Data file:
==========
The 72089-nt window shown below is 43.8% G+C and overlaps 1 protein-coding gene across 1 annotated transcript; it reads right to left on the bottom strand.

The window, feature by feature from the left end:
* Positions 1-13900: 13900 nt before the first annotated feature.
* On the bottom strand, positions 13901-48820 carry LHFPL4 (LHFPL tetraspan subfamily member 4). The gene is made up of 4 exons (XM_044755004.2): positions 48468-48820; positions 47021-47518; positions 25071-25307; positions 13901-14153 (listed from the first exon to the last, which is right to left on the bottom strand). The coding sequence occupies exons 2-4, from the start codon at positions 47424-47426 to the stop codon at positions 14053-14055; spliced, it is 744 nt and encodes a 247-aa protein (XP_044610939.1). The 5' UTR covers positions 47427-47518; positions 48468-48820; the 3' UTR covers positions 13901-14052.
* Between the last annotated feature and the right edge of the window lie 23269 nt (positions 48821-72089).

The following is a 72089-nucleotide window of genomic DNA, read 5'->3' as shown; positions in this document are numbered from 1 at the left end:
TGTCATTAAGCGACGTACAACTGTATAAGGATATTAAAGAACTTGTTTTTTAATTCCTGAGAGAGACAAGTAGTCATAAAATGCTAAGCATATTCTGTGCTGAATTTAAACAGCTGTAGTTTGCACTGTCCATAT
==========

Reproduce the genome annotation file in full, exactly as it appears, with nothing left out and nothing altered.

The 72089-nt window shown below is 43.8% G+C and overlaps 1 protein-coding gene across 1 annotated transcript; it reads right to left on the bottom strand.

The window, feature by feature from the left end:
* Positions 1-13900: 13900 nt before the first annotated feature.
* On the bottom strand, positions 13901-48820 carry LHFPL4 (LHFPL tetraspan subfamily member 4). The gene is made up of 4 exons (XM_044755004.2): positions 48468-48820; positions 47021-47518; positions 25071-25307; positions 13901-14153 (listed from the first exon to the last, which is right to left on the bottom strand). The coding sequence occupies exons 2-4, from the start codon at positions 47424-47426 to the stop codon at positions 14053-14055; spliced, it is 744 nt and encodes a 247-aa protein (XP_044610939.1). The 5' UTR covers positions 47427-47518; positions 48468-48820; the 3' UTR covers positions 13901-14052.
* Between the last annotated feature and the right edge of the window lie 23269 nt (positions 48821-72089).

The following is a 72089-nucleotide window of genomic DNA, read 5'->3' as shown; positions in this document are numbered from 1 at the left end:
TGTCATTAAGCGACGTACAACTGTATAAGGATATTAAAGAACTTGTTTTTTAATTCCTGAGAGAGACAAGTAGTCATAAAATGCTAAGCATATTCTGTGCTGAATTTAAACAGCTGTAGTTTGCACTGTCCATAT